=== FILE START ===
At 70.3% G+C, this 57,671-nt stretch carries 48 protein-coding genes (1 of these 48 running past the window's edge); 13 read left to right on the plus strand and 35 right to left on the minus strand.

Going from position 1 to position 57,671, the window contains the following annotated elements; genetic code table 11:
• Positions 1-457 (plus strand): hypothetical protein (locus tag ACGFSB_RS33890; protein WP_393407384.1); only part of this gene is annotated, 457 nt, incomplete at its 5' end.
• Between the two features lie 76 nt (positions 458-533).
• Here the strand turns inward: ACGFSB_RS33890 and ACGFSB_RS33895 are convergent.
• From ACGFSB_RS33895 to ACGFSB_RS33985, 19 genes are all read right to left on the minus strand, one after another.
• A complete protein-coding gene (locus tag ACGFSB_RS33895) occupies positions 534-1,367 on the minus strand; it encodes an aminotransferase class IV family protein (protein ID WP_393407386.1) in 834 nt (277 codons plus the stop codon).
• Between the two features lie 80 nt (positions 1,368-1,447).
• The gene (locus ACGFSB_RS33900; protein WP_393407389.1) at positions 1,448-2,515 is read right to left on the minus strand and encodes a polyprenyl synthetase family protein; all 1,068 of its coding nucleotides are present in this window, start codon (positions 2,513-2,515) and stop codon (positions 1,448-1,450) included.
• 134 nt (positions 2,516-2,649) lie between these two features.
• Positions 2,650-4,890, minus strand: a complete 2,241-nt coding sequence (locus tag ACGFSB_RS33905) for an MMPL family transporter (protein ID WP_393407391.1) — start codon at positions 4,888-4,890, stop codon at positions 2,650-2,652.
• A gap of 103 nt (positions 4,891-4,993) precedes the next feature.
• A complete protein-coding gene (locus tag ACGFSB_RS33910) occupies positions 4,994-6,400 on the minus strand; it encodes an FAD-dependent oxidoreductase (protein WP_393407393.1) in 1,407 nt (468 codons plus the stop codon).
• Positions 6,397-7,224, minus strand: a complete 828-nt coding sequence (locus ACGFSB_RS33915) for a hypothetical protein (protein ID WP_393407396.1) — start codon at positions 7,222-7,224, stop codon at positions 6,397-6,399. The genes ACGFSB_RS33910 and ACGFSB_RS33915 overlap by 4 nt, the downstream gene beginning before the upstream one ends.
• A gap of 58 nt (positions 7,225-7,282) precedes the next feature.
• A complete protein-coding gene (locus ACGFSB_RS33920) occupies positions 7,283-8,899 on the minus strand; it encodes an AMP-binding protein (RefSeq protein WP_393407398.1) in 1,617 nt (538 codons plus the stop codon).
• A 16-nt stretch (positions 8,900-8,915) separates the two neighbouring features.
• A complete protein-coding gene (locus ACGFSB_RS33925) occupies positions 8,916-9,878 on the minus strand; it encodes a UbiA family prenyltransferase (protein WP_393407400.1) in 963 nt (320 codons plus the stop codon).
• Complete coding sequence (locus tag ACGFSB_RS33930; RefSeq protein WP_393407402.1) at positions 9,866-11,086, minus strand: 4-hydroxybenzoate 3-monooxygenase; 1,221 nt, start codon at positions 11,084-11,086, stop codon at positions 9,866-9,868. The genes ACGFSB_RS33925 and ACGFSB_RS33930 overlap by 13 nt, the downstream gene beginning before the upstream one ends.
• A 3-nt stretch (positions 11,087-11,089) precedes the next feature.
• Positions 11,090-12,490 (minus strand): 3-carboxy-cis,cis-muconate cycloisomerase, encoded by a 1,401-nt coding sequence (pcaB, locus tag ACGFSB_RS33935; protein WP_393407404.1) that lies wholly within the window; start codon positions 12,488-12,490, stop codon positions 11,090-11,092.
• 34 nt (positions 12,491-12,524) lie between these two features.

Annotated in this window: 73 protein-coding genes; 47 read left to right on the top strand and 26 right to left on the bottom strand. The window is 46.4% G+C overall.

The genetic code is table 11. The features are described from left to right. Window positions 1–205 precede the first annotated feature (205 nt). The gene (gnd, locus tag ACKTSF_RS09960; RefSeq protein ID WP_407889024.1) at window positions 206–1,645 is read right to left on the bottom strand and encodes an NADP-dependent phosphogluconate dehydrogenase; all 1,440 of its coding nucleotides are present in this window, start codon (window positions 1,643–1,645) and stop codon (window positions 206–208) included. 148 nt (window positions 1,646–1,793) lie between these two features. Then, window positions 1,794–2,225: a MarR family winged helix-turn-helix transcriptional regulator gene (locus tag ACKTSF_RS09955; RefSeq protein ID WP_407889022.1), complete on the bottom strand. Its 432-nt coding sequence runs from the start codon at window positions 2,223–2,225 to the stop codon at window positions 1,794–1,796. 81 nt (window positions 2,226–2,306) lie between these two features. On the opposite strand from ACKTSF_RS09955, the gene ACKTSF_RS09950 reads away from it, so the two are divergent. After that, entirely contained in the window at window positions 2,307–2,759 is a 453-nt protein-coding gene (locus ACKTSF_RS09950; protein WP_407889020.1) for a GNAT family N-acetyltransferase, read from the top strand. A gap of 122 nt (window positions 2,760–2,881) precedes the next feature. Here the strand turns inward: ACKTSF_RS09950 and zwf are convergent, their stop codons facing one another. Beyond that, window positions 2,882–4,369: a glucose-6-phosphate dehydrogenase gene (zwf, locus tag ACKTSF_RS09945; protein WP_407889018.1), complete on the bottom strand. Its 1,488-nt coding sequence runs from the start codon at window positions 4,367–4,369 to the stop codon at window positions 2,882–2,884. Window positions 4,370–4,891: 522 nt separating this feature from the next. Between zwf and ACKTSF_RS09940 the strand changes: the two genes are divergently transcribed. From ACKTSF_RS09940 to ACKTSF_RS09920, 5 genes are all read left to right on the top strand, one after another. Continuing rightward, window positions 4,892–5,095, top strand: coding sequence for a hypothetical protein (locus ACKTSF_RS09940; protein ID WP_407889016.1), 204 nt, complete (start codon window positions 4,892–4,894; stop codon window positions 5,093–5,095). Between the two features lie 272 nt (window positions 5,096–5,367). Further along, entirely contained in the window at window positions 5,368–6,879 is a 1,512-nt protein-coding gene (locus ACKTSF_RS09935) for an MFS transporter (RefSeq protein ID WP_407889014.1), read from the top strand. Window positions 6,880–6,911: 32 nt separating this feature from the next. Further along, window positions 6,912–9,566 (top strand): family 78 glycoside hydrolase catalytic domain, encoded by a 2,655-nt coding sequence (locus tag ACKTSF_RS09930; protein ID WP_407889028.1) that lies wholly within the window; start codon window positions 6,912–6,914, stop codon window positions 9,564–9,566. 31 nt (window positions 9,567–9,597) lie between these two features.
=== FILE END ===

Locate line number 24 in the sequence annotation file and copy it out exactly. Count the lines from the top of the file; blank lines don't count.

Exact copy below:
The genetic code is table 11. The features are described from left to right. Window positions 1–205 precede the first annotated feature (205 nt). The gene (gnd, locus tag ACKTSF_RS09960; RefSeq protein ID WP_407889024.1) at window positions 206–1,645 is read right to left on the bottom strand and encodes an NADP-dependent phosphogluconate dehydrogenase; all 1,440 of its coding nucleotides are present in this window, start codon (window positions 1,643–1,645) and stop codon (window positions 206–208) included. 148 nt (window positions 1,646–1,793) lie between these two features. Then, window positions 1,794–2,225: a MarR family winged helix-turn-helix transcriptional regulator gene (locus tag ACKTSF_RS09955; RefSeq protein ID WP_407889022.1), complete on the bottom strand. Its 432-nt coding sequence runs from the start codon at window positions 2,223–2,225 to the stop codon at window positions 1,794–1,796. 81 nt (window positions 2,226–2,306) lie between these two features. On the opposite strand from ACKTSF_RS09955, the gene ACKTSF_RS09950 reads away from it, so the two are divergent. After that, entirely contained in the window at window positions 2,307–2,759 is a 453-nt protein-coding gene (locus ACKTSF_RS09950; protein WP_407889020.1) for a GNAT family N-acetyltransferase, read from the top strand. A gap of 122 nt (window positions 2,760–2,881) precedes the next feature. Here the strand turns inward: ACKTSF_RS09950 and zwf are convergent, their stop codons facing one another. Beyond that, window positions 2,882–4,369: a glucose-6-phosphate dehydrogenase gene (zwf, locus tag ACKTSF_RS09945; protein WP_407889018.1), complete on the bottom strand. Its 1,488-nt coding sequence runs from the start codon at window positions 4,367–4,369 to the stop codon at window positions 2,882–2,884. Window positions 4,370–4,891: 522 nt separating this feature from the next. Between zwf and ACKTSF_RS09940 the strand changes: the two genes are divergently transcribed. From ACKTSF_RS09940 to ACKTSF_RS09920, 5 genes are all read left to right on the top strand, one after another. Continuing rightward, window positions 4,892–5,095, top strand: coding sequence for a hypothetical protein (locus ACKTSF_RS09940; protein ID WP_407889016.1), 204 nt, complete (start codon window positions 4,892–4,894; stop codon window positions 5,093–5,095). Between the two features lie 272 nt (window positions 5,096–5,367). Further along, entirely contained in the window at window positions 5,368–6,879 is a 1,512-nt protein-coding gene (locus ACKTSF_RS09935) for an MFS transporter (RefSeq protein ID WP_407889014.1), read from the top strand. Window positions 6,880–6,911: 32 nt separating this feature from the next. Further along, window positions 6,912–9,566 (top strand): family 78 glycoside hydrolase catalytic domain, encoded by a 2,655-nt coding sequence (locus tag ACKTSF_RS09930; protein ID WP_407889028.1) that lies wholly within the window; start codon window positions 6,912–6,914, stop codon window positions 9,564–9,566. 31 nt (window positions 9,567–9,597) lie between these two features.